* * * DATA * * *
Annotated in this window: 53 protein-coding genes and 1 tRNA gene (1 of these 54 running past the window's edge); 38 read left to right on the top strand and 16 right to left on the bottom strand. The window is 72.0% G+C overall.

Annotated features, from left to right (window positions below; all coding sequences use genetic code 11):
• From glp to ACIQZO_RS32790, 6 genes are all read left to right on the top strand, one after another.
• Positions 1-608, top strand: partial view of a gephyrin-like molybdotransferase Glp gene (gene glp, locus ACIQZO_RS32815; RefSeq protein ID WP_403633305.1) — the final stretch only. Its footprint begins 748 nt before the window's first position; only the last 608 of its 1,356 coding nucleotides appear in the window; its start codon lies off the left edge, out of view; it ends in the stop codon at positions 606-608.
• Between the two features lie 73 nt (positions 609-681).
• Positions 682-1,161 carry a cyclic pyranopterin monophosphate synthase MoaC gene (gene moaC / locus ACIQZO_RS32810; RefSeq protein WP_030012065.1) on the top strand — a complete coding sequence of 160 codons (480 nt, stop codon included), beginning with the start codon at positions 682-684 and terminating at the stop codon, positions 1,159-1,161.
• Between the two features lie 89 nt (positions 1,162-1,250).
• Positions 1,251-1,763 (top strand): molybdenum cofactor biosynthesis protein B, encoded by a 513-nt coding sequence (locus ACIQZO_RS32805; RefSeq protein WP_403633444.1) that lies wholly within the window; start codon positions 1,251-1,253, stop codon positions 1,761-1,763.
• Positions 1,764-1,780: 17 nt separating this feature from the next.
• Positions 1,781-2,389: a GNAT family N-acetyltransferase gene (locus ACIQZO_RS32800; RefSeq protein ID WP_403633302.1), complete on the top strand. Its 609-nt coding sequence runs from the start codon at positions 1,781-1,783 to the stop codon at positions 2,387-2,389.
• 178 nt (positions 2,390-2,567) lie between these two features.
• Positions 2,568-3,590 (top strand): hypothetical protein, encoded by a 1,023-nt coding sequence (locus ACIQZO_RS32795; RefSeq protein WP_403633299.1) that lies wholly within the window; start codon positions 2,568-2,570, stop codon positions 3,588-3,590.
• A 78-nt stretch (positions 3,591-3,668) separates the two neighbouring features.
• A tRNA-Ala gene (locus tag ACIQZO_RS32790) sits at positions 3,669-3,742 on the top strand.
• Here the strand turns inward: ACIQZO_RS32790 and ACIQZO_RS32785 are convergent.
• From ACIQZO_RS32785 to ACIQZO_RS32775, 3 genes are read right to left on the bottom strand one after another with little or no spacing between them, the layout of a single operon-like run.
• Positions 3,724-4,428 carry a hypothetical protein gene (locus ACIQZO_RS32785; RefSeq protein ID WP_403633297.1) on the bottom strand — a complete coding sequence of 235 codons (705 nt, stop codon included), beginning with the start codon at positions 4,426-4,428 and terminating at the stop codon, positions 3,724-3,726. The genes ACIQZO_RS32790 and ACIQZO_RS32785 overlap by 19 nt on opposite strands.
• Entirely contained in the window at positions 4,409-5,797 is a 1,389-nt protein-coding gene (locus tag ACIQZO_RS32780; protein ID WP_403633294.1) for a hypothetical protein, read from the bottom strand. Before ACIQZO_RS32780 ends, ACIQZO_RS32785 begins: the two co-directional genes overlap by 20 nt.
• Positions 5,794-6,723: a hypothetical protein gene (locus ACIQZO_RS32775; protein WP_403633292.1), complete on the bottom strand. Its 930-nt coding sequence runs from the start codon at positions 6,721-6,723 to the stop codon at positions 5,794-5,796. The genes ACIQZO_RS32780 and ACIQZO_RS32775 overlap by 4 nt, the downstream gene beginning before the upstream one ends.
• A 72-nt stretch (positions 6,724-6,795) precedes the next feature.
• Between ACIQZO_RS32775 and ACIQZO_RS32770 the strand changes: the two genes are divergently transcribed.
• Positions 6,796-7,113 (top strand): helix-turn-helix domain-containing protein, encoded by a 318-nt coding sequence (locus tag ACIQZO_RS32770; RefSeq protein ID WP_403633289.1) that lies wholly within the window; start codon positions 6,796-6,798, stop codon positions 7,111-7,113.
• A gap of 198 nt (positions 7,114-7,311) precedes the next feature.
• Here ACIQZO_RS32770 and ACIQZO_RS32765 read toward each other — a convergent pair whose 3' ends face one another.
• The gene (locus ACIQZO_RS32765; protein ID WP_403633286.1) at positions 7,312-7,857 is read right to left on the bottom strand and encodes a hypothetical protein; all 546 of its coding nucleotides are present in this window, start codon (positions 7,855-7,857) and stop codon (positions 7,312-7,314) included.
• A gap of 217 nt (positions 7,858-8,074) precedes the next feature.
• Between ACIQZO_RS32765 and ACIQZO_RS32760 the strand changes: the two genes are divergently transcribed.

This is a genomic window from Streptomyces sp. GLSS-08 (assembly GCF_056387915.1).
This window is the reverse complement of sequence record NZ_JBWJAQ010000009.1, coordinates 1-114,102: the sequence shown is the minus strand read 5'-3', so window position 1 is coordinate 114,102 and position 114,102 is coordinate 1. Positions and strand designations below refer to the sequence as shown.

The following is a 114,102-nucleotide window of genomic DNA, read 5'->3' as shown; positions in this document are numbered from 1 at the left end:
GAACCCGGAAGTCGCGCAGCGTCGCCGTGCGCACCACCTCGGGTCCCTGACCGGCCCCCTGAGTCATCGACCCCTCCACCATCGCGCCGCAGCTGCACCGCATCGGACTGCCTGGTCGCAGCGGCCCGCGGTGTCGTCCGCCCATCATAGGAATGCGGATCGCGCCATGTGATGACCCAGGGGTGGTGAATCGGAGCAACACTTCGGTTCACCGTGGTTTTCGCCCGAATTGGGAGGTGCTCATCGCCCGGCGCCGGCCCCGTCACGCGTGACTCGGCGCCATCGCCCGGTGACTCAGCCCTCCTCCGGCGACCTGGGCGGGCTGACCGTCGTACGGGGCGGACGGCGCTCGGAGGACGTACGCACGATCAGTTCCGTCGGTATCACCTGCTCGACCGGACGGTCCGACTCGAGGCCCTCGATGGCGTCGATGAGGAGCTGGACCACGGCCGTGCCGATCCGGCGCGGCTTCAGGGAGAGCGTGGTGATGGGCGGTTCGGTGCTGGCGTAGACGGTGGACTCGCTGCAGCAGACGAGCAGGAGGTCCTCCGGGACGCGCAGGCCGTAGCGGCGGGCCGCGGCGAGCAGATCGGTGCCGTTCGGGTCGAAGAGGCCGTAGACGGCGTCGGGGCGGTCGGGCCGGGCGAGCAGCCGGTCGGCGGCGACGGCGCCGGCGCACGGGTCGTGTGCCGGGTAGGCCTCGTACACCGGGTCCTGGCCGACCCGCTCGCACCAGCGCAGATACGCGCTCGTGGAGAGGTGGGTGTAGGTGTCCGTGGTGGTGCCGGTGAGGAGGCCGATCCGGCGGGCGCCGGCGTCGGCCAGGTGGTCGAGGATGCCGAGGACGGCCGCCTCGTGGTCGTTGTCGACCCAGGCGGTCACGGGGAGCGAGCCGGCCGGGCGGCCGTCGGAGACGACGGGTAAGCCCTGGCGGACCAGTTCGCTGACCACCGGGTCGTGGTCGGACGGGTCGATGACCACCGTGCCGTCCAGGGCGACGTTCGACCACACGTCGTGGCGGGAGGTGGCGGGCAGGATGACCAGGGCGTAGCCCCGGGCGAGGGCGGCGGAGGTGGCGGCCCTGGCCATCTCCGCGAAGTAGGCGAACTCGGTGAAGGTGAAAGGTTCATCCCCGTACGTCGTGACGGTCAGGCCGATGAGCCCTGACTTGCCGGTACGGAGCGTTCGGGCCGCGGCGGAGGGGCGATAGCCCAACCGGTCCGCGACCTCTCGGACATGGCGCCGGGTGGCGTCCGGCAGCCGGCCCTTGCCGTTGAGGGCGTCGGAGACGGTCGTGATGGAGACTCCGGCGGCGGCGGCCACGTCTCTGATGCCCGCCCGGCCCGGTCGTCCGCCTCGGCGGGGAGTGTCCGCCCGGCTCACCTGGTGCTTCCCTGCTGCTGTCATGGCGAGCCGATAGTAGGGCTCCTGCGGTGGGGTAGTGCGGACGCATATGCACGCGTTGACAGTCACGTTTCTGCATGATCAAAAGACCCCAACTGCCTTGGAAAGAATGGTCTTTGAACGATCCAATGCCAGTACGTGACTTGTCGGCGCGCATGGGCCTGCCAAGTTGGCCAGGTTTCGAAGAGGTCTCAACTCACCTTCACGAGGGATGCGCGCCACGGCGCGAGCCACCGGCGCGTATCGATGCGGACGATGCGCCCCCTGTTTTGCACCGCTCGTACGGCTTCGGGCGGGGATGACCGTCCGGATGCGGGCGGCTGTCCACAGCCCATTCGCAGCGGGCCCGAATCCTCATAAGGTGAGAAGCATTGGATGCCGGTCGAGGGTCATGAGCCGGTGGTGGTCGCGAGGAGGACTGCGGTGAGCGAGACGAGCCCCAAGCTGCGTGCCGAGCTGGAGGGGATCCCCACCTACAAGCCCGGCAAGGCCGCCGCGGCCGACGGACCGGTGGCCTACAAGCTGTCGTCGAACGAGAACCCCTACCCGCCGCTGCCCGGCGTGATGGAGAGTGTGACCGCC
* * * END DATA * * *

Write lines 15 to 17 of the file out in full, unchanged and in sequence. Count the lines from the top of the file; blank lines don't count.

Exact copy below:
• Here the strand turns inward: ACIQZO_RS32790 and ACIQZO_RS32785 are convergent.
• From ACIQZO_RS32785 to ACIQZO_RS32775, 3 genes are read right to left on the bottom strand one after another with little or no spacing between them, the layout of a single operon-like run.
• Positions 3,724-4,428 carry a hypothetical protein gene (locus ACIQZO_RS32785; RefSeq protein ID WP_403633297.1) on the bottom strand — a complete coding sequence of 235 codons (705 nt, stop codon included), beginning with the start codon at positions 4,426-4,428 and terminating at the stop codon, positions 3,724-3,726. The genes ACIQZO_RS32790 and ACIQZO_RS32785 overlap by 19 nt on opposite strands.